When the Puritans came to New England, they brought this commitment to theological education. John Harvard gave the funds to establish Harvard so that the colony would have a well-trained ministry. Fifty-two percent of the seventeenth-century Harvard graduates became ministers. When Harvard began to slip, Yale was formed. When Yale began to slip, Princeton developed. In fact, all but one of the Ivy League schools started as Christian schools. Dartmouth was started to train missionaries to send them overseas. William and Mary began for the propagation of the gospel. This was the commitment that our Reformed forefathers — Congregational, Anglican, and Presbyterian — brought to our country. American Presbyterianism continued this tradition in the nineteenth century.

Theological Training in America
Having laid the Biblical and historical foundation for ministerial training, I want to focus on the particular method that developed in America. As I mentioned, we inherited the university system of training men for the ministry. But other systems had developed as well. In England the non-conformists developed divinity halls to train ministers, while in Scotland the parsonage system was utilized, in which a young man would attach himself to a mature minister to study and prepare.

In America, in addition to the university system, some began to implement the parsonage approach to ministerial education. Sometimes it would be less formally organized; a young man would live with a minister to learn informally from him through reading and joining in pastoral labors. Oftentimes though, the arrangement was more formal, and a young man would attach himself to a pastor to read divinity. There would be a set curriculum. The candidate would read and discuss with his mentor and thus prepare for the ministry.

The parsonage system was very inefficient for a country that was experiencing rapid growth. A more efficient system was needed to produce a sufficient number of trained ministers to keep up with the growth of our country. So out of the parsonage system, the academy developed. In the academy (the most famous being the Log College), a group of students would live with and study under a minister. But the need remained to train a larger number of men; so in the late eighteenth century, the forerunner of seminaries developed. Three schools began: the Dutch Reformed developed one in New York; a group of Associated Presbyterians developed one in Geneva, Pennsylvania; and Associate Reformed Church developed one in New York. Each of these schools had one faculty member, a small library, and very few students. A number of people saw the need for a well-endowed school that had more than one faculty member and a good library. In 1808, the Congregationalists in New England developed Andover Theological Seminary in Connecticut. Before they opened, they had amassed a large library and endowment. They began with three full-time faculty members. This school was the first seminary. Three years later, in 1811, the Presbyterians started Princeton Theological Seminary.2 And in 1812, the Reformed Church in America started New Brunswick Theological Seminary. Remarkably, in a five-year span, three seminaries were begun in the Northeast and, in fifty years, sixty seminaries had been started in America. These schools laid the foundation for the Protestant seminary education in America, the system that is now the predominant way men prepare for the ministry. Westminster Seminary basically was formed on the plan of old Princeton. When Dr. Morton Smith started Reformed Seminary and later Greenville Presbyterian Theological Seminary, he used the plan of old Princeton. In a sense, Greenville Seminary is a grandchild of old Princeton.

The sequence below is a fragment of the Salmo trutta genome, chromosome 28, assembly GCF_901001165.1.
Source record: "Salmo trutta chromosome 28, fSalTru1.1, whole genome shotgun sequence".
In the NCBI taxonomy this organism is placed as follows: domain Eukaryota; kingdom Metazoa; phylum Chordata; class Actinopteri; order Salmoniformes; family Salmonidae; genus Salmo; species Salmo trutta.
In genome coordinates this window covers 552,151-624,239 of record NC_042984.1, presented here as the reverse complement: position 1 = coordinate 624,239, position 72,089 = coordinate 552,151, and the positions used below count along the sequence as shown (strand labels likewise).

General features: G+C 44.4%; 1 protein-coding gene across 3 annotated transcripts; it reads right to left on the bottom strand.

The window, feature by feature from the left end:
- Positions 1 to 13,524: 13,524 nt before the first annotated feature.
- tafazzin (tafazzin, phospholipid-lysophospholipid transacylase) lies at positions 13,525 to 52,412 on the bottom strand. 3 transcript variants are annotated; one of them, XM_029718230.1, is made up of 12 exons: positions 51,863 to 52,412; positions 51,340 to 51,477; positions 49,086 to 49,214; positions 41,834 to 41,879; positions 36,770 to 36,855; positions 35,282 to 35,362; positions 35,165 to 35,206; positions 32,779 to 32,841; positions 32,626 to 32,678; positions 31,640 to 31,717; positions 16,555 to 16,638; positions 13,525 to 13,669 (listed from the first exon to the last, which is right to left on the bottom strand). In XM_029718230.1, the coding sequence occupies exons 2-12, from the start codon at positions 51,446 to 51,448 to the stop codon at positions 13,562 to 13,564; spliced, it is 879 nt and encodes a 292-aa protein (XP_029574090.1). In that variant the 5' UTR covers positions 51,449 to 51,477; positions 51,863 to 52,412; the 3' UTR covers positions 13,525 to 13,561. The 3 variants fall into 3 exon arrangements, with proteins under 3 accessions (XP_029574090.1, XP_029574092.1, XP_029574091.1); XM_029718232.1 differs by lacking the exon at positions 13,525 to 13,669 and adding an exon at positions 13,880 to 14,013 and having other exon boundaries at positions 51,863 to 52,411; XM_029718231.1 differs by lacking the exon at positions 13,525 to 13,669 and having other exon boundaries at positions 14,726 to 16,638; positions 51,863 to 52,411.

Today's Possibilities
Now the exciting thing today is that we can combine the best of seminary tradition with mentoring. Not only do faculty members mentor students; our students must also work in local churches.

Moreover, with the advent of distance education, we are seeing the rise of parsonage and presbytery-centered training. Men may now do part of their seminary education in their local churches, taking courses by audio and videotapes, CDs, and on the Internet. At Greenville Seminary, we are attempting to work with both local sessions and presbyteries to train men for the ministry. We are using a blend of taped and digitally recorded courses, live courses mediated by computer, local teaching, and men attending classes on campus for a minimum of twenty-four semester hours.

With respect to distance education, we need to keep two cautions in mind. First, private, non-social learning is not the best way to train men for the ministry. The classroom environment is essential for the development of well-balanced ministers. Second, we need to use the Internet with great caution. I trust we have learned our lessons from the television that the medium does shape the message. The Internet is probably not the best place for serious intellectual pursuits.

We live in a day with amazing resources. We need to pray that God will raise up godly men and that our seminaries will labor to provide the churches with an academic, confessional, and practical program for ministerial training. Why should we settle for less? Why should the people in the pew settle for less when our forefathers who lived in a less educated age with fewer resources had a ministry so superior? But as long as the church settles for less, as long as the church settles for mediocre preaching, as long as the church settles for men who cannot carry on a logical conversation, she will have a poorly educated ministry. On the other hand, if the church is guilty of wanting her ears tickled and not wanting doctrine taught and sin exposed, she is going to get a ministry that will meet her expectations.


1. See R. L. Dabney, Discussions (Edinburgh: The Banner of Truth Trust, 1982) vol. 2, 651ff; and William Cunningham, An Introduction to Theological Studies (Greenville, SC: A Press, 1994).

2. For an excellent study on Princeton see David B. Calhoun, Princeton Seminary, 2 vols. (Edinburgh: The Banner of Truth Trust, 1994).